Rameauite

From Wikipedia, the free encyclopedia
Jump to: navigation, search
Rameauite
General
Category Oxide mineral
Formula
(repeating unit)
K2Ca(UO2)6OH16·H2O or K2CaU6+6O20·9H2O
Strunz classification 4.GB.05
Crystal system Monoclinic
Crystal class Prismatic (2/m)
(same H-M symbol)
Space group C2/c
Unit cell a= 13.97 Å, b= 14.26 Å
c= 14.22 Å, β = 121.02°: Z = 4
Identification
Formula mass 2,028.57 g/mol
Color Orange
Crystal habit Prismatic and/or can consist of a hexagonal outline
Twinning On {100}
Cleavage Good cleavage
Diaphaneity Semitransparent
Density 5.6
Optical properties Biaxial Negative
Refractive index a= n.d. β= 1.95 γ= 1.97
2V angle 32° (meas.)
References [1][2][3]

Rameauite is a hydrated complex uranyl oxide mineral with formula K2Ca(UO2)6OH16·H2O[4] or K2CaU6+6O20·9H2O.[3]

Crystallography[edit]

Rameauite has four observed forms which are {010}, {100}, {001} and {110}. The angles between these faces are {100}^{001} = 58°40' and {010}^{110} = 49° 50'. The crystals are always twinned on {100} and they are flattened parallel to {010}, and elongated parallel to {001}. The mineral rameauite is an example of a monoclinic mineral and appears pseudo-hexagonal. I has unit cell dimensions of: a= 13.97, b= 14.26, c= 14.22 with β = 121.02°.[3][5]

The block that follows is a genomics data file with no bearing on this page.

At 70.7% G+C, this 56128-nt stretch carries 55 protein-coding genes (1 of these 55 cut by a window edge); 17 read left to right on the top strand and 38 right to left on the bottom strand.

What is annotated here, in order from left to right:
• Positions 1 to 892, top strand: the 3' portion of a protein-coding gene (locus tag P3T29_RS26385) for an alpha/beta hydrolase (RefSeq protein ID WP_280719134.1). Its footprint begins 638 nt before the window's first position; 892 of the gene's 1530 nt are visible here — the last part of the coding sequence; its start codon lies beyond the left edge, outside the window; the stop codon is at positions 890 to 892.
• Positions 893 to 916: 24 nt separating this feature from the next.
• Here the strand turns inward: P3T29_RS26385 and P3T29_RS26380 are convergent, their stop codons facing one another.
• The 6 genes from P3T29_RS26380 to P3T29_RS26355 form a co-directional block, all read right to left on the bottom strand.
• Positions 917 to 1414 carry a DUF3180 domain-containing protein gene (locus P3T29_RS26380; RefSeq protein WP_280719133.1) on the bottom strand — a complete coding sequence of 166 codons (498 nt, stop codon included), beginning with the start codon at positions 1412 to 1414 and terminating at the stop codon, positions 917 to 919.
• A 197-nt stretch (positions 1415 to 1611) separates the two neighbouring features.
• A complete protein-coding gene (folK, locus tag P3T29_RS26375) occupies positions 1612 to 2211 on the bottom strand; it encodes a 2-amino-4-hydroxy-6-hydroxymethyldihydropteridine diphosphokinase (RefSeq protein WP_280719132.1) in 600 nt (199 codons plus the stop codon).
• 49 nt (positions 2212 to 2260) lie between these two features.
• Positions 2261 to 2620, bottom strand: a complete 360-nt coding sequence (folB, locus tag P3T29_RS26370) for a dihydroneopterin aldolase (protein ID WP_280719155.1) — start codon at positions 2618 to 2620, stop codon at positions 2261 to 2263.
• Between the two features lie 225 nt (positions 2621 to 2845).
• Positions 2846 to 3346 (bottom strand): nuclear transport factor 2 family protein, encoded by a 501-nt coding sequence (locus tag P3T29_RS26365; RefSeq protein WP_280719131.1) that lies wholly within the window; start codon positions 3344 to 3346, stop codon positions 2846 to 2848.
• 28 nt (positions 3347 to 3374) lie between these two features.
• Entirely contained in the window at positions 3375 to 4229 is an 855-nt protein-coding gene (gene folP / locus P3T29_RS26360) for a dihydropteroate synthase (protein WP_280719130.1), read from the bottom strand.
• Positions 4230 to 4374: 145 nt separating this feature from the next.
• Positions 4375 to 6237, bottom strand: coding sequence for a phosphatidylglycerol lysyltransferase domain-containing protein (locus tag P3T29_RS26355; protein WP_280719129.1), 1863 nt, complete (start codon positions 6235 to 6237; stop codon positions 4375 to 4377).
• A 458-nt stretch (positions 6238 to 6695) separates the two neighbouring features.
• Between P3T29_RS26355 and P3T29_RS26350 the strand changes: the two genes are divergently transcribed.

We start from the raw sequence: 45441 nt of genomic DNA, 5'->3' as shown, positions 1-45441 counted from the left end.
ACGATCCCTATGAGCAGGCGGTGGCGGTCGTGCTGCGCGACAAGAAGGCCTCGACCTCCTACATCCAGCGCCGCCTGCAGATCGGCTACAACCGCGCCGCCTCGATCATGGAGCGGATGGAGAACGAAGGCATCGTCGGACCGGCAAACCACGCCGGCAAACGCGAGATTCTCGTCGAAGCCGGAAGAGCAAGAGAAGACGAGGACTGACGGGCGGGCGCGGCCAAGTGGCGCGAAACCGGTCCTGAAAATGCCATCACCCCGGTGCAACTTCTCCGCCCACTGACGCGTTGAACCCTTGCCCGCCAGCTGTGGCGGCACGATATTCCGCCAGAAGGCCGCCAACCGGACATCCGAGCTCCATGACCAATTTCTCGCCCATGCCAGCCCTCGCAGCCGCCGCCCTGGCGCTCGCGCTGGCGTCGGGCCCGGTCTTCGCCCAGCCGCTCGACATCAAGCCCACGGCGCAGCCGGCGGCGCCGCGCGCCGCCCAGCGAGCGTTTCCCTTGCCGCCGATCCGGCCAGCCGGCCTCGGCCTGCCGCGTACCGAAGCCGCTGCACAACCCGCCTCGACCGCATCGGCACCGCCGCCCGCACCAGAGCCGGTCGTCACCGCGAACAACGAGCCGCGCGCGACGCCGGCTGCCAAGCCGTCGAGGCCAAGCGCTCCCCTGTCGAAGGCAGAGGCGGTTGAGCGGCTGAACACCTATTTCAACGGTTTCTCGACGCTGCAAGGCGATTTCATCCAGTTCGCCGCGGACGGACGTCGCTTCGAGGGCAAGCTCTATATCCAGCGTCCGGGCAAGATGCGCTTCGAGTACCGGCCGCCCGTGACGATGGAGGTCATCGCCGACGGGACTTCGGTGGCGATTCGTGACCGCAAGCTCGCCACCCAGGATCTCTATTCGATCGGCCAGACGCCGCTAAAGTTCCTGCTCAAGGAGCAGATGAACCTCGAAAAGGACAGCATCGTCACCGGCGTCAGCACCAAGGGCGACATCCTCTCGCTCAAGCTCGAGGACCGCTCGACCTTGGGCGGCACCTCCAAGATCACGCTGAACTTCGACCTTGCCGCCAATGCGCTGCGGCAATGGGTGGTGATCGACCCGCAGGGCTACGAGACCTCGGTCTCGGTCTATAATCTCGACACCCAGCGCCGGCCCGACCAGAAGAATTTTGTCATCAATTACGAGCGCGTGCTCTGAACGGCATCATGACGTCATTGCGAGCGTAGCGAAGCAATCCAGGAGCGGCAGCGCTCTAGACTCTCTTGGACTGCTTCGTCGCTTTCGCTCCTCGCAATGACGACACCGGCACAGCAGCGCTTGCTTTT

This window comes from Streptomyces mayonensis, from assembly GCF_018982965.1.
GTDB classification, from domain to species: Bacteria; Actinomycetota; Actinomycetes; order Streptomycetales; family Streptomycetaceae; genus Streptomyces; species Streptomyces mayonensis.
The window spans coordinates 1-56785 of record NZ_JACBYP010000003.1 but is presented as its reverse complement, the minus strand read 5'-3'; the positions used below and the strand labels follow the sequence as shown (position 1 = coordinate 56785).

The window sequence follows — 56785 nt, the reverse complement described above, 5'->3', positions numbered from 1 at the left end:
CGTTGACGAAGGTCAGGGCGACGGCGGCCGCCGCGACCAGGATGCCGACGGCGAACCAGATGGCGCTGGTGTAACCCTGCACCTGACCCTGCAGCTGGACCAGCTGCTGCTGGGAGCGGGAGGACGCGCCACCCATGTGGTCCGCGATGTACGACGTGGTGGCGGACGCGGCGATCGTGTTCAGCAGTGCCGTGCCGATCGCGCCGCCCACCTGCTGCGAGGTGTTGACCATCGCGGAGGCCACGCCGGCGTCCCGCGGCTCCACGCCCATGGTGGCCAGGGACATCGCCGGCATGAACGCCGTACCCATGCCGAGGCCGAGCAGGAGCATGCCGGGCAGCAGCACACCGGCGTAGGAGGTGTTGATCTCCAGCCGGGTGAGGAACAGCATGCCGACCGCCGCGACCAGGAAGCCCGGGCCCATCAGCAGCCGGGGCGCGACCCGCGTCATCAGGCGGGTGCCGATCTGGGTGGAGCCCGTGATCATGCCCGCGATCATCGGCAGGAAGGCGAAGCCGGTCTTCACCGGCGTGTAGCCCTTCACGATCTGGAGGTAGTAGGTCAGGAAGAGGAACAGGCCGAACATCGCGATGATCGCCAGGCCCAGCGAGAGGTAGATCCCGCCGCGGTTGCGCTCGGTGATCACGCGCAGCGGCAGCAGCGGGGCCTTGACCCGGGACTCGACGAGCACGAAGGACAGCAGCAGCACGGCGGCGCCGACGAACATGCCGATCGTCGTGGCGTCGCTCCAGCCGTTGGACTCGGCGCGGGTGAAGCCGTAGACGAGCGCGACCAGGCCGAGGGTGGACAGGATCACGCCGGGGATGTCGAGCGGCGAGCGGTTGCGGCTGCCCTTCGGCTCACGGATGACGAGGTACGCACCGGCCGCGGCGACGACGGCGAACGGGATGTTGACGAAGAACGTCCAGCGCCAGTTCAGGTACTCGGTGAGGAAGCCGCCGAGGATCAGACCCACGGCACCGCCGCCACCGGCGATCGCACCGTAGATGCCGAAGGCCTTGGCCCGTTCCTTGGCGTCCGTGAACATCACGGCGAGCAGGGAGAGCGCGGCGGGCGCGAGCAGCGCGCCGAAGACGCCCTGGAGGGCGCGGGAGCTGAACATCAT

Occurrence[edit]

It was first described in 1972 for an occurrence in the Margnac Mine, Compreignac, Haute-Vienne, Limousin, France and named after Jacques Rameau (1926–1960), French prospector at the "Commissariat à l'Energie Atomique", who discovered the deposit where the mineral occurs.[3][4] In addition to the type locality in France it has been reported from the Orphan Mine on the south rim of the Grand Canyon in Arizona and on Rhyolite Ridge, Esmeralda County, Nevada.[4]

References[edit]